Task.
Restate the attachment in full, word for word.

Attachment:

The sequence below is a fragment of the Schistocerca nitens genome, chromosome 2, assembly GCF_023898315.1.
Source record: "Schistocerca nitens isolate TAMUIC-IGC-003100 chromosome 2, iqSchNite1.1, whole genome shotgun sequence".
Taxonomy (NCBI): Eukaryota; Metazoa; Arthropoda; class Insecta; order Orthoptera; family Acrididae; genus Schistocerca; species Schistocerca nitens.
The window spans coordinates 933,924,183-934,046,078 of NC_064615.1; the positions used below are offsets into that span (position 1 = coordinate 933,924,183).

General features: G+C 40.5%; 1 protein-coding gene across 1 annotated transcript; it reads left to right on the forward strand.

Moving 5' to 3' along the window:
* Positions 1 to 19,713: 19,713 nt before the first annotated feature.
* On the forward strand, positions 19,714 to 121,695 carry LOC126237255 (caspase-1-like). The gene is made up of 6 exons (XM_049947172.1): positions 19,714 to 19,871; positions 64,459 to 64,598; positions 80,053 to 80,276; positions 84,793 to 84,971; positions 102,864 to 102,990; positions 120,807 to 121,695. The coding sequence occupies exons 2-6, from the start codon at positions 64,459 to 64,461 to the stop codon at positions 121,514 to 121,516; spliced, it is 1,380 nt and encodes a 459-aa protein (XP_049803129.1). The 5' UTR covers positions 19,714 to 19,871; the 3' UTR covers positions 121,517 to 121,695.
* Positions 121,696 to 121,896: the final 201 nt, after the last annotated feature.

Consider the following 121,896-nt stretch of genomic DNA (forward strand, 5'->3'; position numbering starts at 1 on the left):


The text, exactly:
The sequence below is a fragment of the Schistocerca nitens genome, chromosome 2, assembly GCF_023898315.1.
Source record: "Schistocerca nitens isolate TAMUIC-IGC-003100 chromosome 2, iqSchNite1.1, whole genome shotgun sequence".
Taxonomy (NCBI): Eukaryota; Metazoa; Arthropoda; class Insecta; order Orthoptera; family Acrididae; genus Schistocerca; species Schistocerca nitens.
The window spans coordinates 933,924,183-934,046,078 of NC_064615.1; the positions used below are offsets into that span (position 1 = coordinate 933,924,183).

General features: G+C 40.5%; 1 protein-coding gene across 1 annotated transcript; it reads left to right on the forward strand.

Moving 5' to 3' along the window:
* Positions 1 to 19,713: 19,713 nt before the first annotated feature.
* On the forward strand, positions 19,714 to 121,695 carry LOC126237255 (caspase-1-like). The gene is made up of 6 exons (XM_049947172.1): positions 19,714 to 19,871; positions 64,459 to 64,598; positions 80,053 to 80,276; positions 84,793 to 84,971; positions 102,864 to 102,990; positions 120,807 to 121,695. The coding sequence occupies exons 2-6, from the start codon at positions 64,459 to 64,461 to the stop codon at positions 121,514 to 121,516; spliced, it is 1,380 nt and encodes a 459-aa protein (XP_049803129.1). The 5' UTR covers positions 19,714 to 19,871; the 3' UTR covers positions 121,517 to 121,695.
* Positions 121,696 to 121,896: the final 201 nt, after the last annotated feature.

Consider the following 121,896-nt stretch of genomic DNA (forward strand, 5'->3'; position numbering starts at 1 on the left):